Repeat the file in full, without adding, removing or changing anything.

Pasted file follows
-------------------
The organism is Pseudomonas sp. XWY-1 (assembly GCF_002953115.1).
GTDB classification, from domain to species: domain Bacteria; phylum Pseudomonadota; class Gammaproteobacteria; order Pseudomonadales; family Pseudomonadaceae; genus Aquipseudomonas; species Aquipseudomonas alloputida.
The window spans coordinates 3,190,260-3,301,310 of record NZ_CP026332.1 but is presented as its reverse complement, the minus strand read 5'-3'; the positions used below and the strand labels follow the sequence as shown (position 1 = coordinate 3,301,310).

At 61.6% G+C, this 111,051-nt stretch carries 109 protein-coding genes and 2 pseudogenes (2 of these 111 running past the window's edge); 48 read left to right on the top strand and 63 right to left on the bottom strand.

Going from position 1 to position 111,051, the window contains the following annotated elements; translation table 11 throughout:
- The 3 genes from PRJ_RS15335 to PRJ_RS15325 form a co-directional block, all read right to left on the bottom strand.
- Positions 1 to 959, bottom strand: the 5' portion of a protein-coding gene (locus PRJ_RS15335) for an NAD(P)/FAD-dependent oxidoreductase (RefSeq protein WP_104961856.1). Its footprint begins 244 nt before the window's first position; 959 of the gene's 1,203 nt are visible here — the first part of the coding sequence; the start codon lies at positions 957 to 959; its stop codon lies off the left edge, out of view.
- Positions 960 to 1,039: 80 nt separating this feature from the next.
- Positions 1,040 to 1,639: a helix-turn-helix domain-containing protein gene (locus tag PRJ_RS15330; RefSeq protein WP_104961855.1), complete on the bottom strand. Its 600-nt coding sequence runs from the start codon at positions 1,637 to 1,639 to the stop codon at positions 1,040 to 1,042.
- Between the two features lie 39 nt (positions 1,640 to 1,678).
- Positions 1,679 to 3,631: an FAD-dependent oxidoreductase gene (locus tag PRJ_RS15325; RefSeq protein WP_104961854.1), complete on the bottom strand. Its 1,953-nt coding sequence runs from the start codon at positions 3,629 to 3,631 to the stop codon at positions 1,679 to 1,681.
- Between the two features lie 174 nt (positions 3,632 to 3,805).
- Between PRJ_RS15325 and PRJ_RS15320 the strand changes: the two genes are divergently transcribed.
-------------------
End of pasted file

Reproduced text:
The organism is Pseudomonas sp. XWY-1 (assembly GCF_002953115.1).
GTDB classification, from domain to species: domain Bacteria; phylum Pseudomonadota; class Gammaproteobacteria; order Pseudomonadales; family Pseudomonadaceae; genus Aquipseudomonas; species Aquipseudomonas alloputida.
The window spans coordinates 3,190,260-3,301,310 of record NZ_CP026332.1 but is presented as its reverse complement, the minus strand read 5'-3'; the positions used below and the strand labels follow the sequence as shown (position 1 = coordinate 3,301,310).

At 61.6% G+C, this 111,051-nt stretch carries 109 protein-coding genes and 2 pseudogenes (2 of these 111 running past the window's edge); 48 read left to right on the top strand and 63 right to left on the bottom strand.

Going from position 1 to position 111,051, the window contains the following annotated elements; translation table 11 throughout:
- The 3 genes from PRJ_RS15335 to PRJ_RS15325 form a co-directional block, all read right to left on the bottom strand.
- Positions 1 to 959, bottom strand: the 5' portion of a protein-coding gene (locus PRJ_RS15335) for an NAD(P)/FAD-dependent oxidoreductase (RefSeq protein WP_104961856.1). Its footprint begins 244 nt before the window's first position; 959 of the gene's 1,203 nt are visible here — the first part of the coding sequence; the start codon lies at positions 957 to 959; its stop codon lies off the left edge, out of view.
- Positions 960 to 1,039: 80 nt separating this feature from the next.
- Positions 1,040 to 1,639: a helix-turn-helix domain-containing protein gene (locus tag PRJ_RS15330; RefSeq protein WP_104961855.1), complete on the bottom strand. Its 600-nt coding sequence runs from the start codon at positions 1,637 to 1,639 to the stop codon at positions 1,040 to 1,042.
- Between the two features lie 39 nt (positions 1,640 to 1,678).
- Positions 1,679 to 3,631: an FAD-dependent oxidoreductase gene (locus tag PRJ_RS15325; RefSeq protein WP_104961854.1), complete on the bottom strand. Its 1,953-nt coding sequence runs from the start codon at positions 3,629 to 3,631 to the stop codon at positions 1,679 to 1,681.
- Between the two features lie 174 nt (positions 3,632 to 3,805).
- Between PRJ_RS15325 and PRJ_RS15320 the strand changes: the two genes are divergently transcribed.